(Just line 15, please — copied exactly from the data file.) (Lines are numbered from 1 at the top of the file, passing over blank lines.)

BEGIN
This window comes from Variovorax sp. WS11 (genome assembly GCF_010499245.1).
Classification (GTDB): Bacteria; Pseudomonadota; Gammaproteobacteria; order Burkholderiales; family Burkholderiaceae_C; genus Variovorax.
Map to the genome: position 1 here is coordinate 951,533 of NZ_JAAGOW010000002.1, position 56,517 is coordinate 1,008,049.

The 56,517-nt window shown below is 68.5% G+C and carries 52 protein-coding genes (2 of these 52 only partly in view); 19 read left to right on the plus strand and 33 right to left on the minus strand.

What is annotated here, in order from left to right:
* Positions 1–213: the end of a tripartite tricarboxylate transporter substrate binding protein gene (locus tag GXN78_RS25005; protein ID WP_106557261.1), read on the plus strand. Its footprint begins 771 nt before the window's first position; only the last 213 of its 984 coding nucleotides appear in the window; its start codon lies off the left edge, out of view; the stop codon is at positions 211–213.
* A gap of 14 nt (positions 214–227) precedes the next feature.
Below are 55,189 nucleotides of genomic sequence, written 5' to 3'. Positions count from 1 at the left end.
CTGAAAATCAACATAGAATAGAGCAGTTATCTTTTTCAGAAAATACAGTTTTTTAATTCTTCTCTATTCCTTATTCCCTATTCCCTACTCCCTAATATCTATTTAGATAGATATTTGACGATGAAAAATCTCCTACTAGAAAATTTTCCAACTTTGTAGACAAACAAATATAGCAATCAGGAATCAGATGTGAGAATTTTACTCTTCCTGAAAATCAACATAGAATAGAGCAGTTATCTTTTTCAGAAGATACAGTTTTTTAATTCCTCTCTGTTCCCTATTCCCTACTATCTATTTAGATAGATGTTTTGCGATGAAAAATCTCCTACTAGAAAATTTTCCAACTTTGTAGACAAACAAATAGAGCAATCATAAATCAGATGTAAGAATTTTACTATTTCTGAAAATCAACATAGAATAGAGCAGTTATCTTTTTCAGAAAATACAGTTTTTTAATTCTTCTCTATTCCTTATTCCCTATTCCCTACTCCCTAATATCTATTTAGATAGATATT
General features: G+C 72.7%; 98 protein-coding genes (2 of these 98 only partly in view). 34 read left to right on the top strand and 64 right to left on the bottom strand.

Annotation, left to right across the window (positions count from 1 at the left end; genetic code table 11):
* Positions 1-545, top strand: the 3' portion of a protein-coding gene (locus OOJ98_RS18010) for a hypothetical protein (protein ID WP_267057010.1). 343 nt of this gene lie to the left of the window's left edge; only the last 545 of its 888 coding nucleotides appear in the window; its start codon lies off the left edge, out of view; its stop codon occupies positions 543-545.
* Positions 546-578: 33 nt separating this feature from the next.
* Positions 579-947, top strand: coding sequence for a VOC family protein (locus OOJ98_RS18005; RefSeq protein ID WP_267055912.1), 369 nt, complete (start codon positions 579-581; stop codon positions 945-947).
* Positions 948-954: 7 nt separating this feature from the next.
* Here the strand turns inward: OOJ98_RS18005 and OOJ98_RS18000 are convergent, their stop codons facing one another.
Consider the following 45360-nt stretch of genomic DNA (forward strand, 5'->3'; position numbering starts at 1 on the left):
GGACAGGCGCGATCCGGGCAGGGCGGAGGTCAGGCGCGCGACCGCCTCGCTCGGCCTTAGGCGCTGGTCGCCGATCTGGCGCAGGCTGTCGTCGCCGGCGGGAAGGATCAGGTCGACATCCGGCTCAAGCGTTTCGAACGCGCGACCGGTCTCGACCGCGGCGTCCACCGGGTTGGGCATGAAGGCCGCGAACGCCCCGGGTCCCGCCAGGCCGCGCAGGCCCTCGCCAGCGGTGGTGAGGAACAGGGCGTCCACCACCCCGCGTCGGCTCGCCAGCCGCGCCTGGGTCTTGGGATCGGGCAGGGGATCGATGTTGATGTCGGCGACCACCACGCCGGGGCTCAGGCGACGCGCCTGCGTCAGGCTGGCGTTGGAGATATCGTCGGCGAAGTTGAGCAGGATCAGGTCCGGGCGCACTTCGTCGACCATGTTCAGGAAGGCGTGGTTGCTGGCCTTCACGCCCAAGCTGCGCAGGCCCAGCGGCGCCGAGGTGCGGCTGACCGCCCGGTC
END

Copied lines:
* Positions 948-954: 7 nt separating this feature from the next.